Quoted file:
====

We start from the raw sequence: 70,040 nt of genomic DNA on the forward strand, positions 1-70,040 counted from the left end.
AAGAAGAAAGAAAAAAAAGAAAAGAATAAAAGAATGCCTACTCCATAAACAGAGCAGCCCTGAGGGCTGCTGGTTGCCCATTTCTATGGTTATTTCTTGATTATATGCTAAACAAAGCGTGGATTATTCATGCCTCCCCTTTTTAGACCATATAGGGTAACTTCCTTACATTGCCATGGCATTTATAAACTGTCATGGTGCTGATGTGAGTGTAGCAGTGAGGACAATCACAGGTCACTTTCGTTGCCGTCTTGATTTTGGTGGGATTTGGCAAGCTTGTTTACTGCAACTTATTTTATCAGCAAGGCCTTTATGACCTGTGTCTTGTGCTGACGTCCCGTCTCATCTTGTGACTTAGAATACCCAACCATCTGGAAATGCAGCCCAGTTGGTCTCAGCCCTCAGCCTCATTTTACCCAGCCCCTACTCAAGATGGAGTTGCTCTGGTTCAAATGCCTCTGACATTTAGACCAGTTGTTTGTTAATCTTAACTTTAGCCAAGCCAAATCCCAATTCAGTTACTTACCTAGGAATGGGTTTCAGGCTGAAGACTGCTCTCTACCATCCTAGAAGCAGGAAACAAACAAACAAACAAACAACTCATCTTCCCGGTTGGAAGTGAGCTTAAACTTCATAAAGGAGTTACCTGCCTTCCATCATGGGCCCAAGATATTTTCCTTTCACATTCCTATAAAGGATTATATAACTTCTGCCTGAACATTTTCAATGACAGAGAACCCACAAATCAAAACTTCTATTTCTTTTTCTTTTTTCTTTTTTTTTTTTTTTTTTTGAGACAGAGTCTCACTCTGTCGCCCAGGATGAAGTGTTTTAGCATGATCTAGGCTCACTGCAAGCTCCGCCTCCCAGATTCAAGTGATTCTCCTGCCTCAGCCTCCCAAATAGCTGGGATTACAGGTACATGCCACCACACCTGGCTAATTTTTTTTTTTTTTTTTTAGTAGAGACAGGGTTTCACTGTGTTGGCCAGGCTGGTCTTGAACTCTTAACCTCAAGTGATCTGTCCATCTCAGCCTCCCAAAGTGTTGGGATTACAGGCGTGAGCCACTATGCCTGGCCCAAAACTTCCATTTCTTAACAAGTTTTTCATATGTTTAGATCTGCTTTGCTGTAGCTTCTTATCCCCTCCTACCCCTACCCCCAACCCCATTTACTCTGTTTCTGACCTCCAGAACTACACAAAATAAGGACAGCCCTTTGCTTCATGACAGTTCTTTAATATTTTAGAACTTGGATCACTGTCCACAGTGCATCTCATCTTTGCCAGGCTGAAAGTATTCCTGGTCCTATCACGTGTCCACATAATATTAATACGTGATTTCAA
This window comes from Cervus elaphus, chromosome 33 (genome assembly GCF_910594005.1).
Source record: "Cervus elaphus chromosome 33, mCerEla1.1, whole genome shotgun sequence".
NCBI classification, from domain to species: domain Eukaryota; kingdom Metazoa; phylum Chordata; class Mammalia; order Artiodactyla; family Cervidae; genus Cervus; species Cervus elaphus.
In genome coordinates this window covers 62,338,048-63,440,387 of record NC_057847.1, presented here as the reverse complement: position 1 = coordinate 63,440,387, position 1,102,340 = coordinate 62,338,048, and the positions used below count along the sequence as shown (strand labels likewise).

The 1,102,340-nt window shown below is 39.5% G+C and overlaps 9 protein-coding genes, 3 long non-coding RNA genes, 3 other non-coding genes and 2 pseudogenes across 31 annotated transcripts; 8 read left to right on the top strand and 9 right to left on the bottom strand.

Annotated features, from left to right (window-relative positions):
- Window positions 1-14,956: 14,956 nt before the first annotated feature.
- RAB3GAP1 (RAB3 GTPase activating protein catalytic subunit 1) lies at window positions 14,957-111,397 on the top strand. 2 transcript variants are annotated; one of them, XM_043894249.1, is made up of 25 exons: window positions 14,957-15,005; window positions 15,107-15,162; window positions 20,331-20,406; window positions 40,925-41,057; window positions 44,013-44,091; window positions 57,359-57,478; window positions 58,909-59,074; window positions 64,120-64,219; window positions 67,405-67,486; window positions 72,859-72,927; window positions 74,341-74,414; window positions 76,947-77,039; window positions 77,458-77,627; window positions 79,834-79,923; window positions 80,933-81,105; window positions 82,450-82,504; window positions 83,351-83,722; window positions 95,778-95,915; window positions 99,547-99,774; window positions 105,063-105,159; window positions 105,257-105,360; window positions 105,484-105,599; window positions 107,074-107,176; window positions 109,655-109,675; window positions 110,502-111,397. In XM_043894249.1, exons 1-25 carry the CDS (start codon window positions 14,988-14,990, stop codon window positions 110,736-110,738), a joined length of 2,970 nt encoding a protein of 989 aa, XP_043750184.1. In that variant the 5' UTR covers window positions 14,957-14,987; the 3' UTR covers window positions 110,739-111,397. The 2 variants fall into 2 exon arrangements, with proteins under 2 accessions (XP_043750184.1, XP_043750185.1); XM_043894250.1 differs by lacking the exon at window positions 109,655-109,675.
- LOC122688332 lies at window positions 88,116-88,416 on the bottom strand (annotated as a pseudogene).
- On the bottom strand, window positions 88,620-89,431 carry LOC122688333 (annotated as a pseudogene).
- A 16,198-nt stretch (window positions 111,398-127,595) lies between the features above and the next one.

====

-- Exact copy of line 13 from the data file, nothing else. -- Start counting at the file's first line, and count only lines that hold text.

- A 16,198-nt stretch (window positions 111,398-127,595) lies between the features above and the next one.